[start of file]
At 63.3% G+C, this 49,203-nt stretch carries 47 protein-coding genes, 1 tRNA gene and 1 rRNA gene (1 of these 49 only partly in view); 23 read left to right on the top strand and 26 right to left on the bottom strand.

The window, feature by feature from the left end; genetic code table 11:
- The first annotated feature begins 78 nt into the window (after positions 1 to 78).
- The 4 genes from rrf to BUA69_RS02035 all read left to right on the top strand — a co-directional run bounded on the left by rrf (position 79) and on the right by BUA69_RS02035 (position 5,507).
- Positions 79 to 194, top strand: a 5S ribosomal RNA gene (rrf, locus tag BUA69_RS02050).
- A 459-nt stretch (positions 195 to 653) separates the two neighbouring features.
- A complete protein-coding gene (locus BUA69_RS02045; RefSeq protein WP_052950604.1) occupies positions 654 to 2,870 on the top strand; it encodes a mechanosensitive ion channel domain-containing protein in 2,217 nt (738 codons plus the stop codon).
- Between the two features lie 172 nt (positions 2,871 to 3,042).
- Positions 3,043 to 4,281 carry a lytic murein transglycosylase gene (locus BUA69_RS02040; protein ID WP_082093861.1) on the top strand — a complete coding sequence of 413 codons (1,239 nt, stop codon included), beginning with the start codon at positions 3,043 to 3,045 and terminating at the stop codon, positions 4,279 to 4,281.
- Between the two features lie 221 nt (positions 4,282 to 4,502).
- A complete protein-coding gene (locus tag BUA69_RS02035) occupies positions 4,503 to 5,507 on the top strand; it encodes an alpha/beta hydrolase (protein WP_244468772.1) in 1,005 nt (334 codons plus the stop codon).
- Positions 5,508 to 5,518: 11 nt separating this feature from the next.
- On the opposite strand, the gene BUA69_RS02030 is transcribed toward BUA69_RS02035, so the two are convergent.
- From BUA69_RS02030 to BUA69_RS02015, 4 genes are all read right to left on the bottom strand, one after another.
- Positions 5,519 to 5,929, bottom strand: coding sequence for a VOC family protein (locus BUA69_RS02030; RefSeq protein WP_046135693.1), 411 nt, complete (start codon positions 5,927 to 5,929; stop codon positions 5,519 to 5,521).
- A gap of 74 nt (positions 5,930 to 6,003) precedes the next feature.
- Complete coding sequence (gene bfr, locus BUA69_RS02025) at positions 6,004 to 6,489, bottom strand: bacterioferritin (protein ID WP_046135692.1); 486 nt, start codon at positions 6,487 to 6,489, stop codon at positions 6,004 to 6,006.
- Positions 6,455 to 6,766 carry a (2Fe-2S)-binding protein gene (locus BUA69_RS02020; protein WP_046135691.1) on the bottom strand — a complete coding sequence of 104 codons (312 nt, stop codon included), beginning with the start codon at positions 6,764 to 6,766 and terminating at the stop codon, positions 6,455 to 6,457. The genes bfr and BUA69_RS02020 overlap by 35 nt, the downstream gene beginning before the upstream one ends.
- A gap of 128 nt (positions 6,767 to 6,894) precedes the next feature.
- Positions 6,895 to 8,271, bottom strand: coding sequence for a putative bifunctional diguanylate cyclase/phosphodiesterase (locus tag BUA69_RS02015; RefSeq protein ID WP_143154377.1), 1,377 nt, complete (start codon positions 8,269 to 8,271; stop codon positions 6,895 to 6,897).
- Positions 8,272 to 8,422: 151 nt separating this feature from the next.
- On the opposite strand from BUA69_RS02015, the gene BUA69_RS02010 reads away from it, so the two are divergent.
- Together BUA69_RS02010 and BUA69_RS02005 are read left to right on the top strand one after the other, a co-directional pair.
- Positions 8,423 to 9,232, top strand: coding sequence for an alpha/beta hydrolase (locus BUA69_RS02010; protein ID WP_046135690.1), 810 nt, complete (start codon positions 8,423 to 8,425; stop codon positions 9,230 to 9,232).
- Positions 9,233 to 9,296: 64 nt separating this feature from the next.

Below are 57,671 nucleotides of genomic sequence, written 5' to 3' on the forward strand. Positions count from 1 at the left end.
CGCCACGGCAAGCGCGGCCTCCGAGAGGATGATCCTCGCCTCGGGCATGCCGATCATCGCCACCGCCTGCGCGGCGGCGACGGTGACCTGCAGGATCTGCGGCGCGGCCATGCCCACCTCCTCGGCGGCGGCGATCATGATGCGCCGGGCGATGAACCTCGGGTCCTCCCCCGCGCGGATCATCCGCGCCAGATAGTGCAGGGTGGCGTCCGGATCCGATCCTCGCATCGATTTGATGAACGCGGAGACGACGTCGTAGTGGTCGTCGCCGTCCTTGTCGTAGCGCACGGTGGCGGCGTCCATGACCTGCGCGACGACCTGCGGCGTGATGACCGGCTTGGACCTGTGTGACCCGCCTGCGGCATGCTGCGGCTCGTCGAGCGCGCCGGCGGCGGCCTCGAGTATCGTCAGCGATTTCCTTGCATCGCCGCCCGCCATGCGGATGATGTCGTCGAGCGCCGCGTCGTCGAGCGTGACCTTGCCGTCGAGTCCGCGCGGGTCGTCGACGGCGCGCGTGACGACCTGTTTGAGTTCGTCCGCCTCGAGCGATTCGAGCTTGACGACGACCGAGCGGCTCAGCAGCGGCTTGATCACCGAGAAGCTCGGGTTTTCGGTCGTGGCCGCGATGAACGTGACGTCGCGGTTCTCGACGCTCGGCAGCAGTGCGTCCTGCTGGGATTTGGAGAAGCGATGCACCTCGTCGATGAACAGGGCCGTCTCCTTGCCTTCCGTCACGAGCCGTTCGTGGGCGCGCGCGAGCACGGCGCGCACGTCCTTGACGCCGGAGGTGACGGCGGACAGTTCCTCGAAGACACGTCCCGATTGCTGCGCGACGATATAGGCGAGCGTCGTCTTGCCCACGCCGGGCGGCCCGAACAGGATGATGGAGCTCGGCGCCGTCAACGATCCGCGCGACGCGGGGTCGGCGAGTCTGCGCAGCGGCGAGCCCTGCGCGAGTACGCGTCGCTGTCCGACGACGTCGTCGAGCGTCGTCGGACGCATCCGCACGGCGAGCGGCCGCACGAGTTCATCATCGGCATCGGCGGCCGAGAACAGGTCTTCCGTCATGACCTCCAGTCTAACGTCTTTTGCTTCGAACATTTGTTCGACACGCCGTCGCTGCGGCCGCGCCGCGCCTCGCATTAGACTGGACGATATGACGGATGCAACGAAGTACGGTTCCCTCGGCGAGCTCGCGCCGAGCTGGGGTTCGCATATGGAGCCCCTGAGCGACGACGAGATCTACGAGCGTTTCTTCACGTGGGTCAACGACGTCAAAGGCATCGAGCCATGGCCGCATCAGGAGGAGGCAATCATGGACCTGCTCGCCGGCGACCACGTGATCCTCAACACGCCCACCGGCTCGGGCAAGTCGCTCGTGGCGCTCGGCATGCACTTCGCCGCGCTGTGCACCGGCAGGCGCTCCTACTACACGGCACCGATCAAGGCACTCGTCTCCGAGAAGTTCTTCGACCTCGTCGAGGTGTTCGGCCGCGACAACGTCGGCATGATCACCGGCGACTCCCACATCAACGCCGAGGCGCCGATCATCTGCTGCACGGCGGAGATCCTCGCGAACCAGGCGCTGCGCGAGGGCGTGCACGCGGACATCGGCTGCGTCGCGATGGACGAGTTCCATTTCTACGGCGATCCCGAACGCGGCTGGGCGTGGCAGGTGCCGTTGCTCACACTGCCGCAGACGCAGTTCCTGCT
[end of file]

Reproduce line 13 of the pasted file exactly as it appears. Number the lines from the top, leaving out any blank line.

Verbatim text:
- On the opposite strand, the gene BUA69_RS02030 is transcribed toward BUA69_RS02035, so the two are convergent.